If you would like to examine some self-refuting elements in various world views check out:  Ten Arguments from Self-refutingworldviews at  the blog, 101 Arguments.

Can you think of any self-refuting statements that you may use or have heard?

A to Z Challenge

22 comments:

  1. I so agree that those who yell about tolerance the loudest seem to struggle with always being tolerant. I can't think of any other self-refuting statements myself.

    TaMara
    One of AJ's AtoZ wHooligans
    Tales of a Pee Dee Mama

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    1. It is common to find people living incongruously with what they say. Thanks for stopping by,TaMara. God bless, Maria

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  2. That first part is so ironic. Agree with TaMara. Those people are a contradiction.

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    1. Agree that those who speak of tolerance are often most intolerant. God bless, Maria

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  3. Whoa...get me some paracetamol please. ;-)

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    1. Hahaha. Yes, go for that bottle of tylenol. God bless, Maria

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  4. lol, love that sign :) Thanks for stopping by my blog earlier!

    Finley Jayne
    http://finleyjaynesbookshelves.blogspot.com/

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    1. Yeah, I think the sign speaks volumes. God bless, Maria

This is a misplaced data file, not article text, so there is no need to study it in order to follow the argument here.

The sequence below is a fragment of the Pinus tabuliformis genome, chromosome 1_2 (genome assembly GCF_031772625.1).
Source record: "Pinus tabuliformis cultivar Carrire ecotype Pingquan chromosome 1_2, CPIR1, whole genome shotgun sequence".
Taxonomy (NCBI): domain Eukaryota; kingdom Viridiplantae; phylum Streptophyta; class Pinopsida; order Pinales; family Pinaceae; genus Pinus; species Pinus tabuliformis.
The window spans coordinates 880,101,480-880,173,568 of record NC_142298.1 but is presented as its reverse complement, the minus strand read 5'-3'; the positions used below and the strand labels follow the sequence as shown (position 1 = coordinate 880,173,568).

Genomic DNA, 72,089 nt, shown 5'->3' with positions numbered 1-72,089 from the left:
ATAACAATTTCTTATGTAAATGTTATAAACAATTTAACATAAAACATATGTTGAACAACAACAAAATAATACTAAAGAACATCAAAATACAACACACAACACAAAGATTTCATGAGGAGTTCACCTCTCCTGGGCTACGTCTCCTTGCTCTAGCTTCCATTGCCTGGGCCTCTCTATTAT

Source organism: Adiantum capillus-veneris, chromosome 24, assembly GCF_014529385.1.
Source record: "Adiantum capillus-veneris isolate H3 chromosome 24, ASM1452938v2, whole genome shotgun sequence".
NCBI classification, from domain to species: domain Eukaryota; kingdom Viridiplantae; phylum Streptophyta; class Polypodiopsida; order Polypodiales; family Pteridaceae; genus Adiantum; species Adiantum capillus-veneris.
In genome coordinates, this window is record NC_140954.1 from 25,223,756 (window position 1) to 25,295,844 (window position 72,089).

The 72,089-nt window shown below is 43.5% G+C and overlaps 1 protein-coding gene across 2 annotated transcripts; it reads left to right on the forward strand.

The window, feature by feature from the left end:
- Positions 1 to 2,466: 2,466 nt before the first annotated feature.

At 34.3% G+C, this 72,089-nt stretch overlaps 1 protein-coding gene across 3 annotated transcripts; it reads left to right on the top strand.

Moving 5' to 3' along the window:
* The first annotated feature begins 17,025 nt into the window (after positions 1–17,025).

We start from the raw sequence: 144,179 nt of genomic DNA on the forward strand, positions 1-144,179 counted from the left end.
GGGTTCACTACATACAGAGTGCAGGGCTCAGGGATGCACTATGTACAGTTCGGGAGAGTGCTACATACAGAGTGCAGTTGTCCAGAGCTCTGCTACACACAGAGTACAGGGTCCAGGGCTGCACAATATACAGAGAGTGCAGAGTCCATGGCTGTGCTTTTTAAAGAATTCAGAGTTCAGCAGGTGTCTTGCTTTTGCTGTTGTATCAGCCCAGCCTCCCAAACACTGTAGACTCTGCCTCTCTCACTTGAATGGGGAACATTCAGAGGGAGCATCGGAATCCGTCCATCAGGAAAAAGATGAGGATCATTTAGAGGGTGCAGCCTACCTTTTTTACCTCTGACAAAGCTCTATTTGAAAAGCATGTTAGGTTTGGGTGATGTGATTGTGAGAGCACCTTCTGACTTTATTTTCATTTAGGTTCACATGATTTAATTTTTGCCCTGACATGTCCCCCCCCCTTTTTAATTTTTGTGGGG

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  5. "I'm not saying a word," is a good one! What's up with those signs in the first picture? Confusing!

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    1. Thanks for stopping by, Sherry. The signs are confusing because they are self-refuting. Self-refuting ideas are often confusing as well. God bless, Maria

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  6. I love the "There are no absolute truths." It's so ironic. I've used "I'm not going to say a word" many, many times. :)

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    1. Yes. We often don't realize what we are saying that is self-refuting.

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  7. Great sign to prove a point. Here in Southern California, folks cry for inclusion only to separate in groups of their own making. Maybe that's to be expected to a point, but it's also pretty ironic.